Updated: Jan 29, 2022
Welcome. I’m Nick Turturro, an unestablished artist. An artist who dedicates a significant amount of their time, money, and energy into the pursuit of creation, and does not see the return of these sacrifices in the form of social attention, financial benefit, or commercial success.
While upon initial review the sentence above implies that being an unestablished artist has a negative impact on my life, but that is not the case. In order to understand the impact of being an unestablished artist, it is first necessary to explore the path I have chartered to reach this point in my life.
I'm going to use a lot of words that have negative connotations attached to them. Words like "unsuccessful", "unaccomplished", and "unestablished". Please note that every time I use one of these words, I am doing so with big fat "air quotes" as I am referring to a general perspective and not the one I maintain for you and I. However, to maintain some semblance of dignity in my writing, I will exclude using these "air quotes" from the rest of the blogs.
I was a late bloomer (we will speak to that in another blog) in deciding to pursue a career in performing arts. I made the decision right before my senior year of high school. Surrounded by peers who had been singing, dancing, and acting since the age of three, I felt overwhelmed by the whirlwind of information about how to pursue a career in this field, and that I was already behind and therefore at a disadvantage. Despite my lack of training, I managed to get into a reputable conservatory program, took my classes seriously, and graduated from college generally respected by my peers and with a piece of paper that said: “greatest artistic growth” (the “most improved” award as my friends and I fondly refer to it). All in time to graduate and showcase in the spring of 2019, ready to become a wildly successful actor in New York City. I joined a downtown theatre company immediately upon graduation, I had some interest from the occasional manager and agent. I was on my way.
Nine months later, the COVID-19 pandemic shut down the industry I was aggressively pursuing success in. The Universe forced me into a premature sabbatical at 23, and I was not happy about it.
Two years later, I’m still living in New York. I haven’t been on a TV show. I haven’t shot a movie. I’ve spent significantly more money on headshots, classes, and auditions than I’ve made. The only connection some people may have with the name Nick Turturro is a series regular on the show Blue Bloods, and that’s a different guy.
I’ve spent a lot of time not happy with where I am. Grieving over a career that wasn’t happening. Feeling like I was trapped working jobs that I hated in pursuit of an impossible dream. When will the pandemic end? When will someone recognize my talent? How is that person so much further ahead than me? Am I wasting my life doing this?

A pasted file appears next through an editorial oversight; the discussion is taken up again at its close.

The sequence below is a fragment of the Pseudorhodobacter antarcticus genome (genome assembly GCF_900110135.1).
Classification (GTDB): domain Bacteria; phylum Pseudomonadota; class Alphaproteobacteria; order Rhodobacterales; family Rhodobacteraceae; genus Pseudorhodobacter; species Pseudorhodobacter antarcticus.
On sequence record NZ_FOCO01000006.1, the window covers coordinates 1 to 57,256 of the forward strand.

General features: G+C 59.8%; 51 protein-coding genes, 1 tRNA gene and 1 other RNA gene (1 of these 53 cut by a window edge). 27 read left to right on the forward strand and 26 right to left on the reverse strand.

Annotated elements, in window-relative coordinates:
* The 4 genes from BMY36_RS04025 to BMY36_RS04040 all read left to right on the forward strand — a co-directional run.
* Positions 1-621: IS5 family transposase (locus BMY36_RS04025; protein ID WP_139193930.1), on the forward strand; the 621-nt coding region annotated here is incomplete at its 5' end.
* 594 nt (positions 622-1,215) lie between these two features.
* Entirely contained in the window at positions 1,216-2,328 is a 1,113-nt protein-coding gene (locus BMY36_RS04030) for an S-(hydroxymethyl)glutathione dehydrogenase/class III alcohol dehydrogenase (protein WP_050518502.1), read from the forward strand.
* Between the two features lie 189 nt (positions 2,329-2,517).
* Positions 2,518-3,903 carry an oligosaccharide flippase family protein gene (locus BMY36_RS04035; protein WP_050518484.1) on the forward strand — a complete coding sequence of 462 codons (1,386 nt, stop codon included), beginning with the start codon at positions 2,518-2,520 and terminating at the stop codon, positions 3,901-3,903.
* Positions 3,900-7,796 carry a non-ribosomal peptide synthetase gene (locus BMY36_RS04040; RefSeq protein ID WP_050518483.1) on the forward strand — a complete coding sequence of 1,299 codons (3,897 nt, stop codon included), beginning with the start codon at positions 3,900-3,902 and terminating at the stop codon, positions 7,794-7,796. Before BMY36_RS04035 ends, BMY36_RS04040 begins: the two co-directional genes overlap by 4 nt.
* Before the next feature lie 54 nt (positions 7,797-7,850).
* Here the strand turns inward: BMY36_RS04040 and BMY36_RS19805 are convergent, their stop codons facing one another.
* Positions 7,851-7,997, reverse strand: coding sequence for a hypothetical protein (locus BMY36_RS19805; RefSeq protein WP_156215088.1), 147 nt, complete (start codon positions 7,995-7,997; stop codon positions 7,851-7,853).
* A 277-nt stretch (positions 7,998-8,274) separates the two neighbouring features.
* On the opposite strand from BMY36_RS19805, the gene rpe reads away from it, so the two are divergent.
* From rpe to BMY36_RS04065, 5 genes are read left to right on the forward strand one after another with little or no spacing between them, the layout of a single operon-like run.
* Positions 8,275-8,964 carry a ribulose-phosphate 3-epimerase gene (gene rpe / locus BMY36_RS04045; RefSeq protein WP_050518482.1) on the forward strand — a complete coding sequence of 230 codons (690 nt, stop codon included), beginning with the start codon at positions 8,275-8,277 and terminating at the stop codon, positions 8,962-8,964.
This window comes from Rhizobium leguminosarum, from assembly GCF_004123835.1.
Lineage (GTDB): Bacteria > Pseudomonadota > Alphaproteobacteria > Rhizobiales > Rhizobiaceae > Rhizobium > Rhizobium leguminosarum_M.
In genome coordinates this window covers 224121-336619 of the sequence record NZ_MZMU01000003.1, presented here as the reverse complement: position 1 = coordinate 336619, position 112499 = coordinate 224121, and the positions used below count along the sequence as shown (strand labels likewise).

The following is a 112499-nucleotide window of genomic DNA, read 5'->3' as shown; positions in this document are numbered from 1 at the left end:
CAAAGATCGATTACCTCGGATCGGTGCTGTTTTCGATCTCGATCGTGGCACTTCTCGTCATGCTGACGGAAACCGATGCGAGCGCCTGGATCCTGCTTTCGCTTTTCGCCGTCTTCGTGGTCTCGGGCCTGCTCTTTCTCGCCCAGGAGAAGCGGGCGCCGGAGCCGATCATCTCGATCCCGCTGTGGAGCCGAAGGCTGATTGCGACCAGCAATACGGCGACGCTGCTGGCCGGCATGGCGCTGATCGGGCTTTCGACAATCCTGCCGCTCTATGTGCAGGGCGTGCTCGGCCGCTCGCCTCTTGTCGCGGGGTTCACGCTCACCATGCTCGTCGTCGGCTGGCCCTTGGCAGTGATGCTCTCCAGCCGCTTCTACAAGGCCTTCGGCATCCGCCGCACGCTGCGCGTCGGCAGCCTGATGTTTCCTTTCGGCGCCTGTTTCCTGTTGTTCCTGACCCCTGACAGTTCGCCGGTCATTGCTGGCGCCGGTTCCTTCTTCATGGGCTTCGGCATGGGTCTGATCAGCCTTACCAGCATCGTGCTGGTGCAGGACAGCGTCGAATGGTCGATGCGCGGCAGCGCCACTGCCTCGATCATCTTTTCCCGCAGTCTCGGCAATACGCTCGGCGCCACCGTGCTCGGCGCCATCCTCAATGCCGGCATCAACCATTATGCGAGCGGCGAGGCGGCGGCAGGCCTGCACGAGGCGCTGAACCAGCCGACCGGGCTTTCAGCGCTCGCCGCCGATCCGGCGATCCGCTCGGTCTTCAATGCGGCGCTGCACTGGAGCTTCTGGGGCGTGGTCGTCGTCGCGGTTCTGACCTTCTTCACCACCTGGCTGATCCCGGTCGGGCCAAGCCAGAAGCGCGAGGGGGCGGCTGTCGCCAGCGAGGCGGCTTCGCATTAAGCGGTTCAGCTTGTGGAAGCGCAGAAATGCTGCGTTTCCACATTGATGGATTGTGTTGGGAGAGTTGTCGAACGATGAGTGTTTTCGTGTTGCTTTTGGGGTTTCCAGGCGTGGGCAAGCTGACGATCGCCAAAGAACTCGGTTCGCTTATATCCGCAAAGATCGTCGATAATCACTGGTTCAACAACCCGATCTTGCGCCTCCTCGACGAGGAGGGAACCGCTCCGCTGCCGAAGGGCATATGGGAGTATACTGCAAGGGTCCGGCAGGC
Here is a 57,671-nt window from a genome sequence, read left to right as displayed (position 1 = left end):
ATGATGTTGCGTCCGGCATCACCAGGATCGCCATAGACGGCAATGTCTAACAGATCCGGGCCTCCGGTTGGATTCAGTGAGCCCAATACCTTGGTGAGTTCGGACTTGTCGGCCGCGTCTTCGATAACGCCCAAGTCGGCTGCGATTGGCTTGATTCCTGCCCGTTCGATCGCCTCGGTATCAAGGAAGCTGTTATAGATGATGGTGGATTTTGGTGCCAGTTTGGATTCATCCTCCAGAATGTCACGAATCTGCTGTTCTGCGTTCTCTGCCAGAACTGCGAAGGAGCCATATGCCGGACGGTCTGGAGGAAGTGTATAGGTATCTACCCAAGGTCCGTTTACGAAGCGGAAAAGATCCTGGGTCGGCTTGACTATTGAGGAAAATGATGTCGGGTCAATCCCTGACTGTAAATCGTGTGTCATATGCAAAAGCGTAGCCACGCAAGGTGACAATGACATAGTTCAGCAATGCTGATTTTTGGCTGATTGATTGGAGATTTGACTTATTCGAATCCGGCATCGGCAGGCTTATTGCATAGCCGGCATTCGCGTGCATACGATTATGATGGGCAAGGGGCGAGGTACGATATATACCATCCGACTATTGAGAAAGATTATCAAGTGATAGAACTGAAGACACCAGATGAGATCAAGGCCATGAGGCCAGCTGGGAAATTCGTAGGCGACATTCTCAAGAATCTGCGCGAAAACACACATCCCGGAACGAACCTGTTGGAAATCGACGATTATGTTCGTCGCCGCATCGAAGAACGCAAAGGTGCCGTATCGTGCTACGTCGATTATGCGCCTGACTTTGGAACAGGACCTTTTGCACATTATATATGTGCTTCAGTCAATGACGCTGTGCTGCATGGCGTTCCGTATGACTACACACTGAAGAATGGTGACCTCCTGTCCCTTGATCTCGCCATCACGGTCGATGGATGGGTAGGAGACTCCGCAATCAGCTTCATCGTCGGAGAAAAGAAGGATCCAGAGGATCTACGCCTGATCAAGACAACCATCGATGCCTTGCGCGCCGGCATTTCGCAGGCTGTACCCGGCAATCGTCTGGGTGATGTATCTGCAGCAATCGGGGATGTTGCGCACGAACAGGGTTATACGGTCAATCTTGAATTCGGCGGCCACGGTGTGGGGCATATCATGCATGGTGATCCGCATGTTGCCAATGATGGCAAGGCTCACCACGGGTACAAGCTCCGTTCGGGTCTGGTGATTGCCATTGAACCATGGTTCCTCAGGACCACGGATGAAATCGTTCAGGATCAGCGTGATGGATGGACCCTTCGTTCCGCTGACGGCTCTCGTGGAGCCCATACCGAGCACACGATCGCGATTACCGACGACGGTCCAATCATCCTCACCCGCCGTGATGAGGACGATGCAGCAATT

First, no, I am not wasting my life in artistic pursuit, and neither are you. Second, spending your time grieving a loss that has not happened yet is a fruitless pursuit. The unestablished artist isn’t a loss of anything. The difference between the established artist and the unestablished artist is an adjective. People aren't adjectives, people are nouns. So then what is an unestablished artist? They are an artist. You can put any adjective in front of the word artist; happy, sad, passionate, apathetic, successful, poor, beautiful, haunted, and it doesn’t change what they are. They are an artist. I am an artist. You are an artist.
I’ve learned a lot so far in my time spent as an unestablished artist, and I continue to do so. In this blog I hope to share some of the things I’ve learned from my invaluable time as an unestablished artist. From technical skills to daily practices to trial and error mistakes, I hope to give you insight into my world and the tools, tips, and tricks I’ve learned to find joy in the journey to becoming an established artist, or whatever type of artist makes me happy. This is an ongoing blog, an active autobiography for the unaccomplished life if you will. I will grow and learn from writing these blogs as I hope you will as well from reading them. I hope you enjoy these, as I enjoy putting down my experiences on virtual paper to look back on.
Cheers to you, from one unestablished artist to another.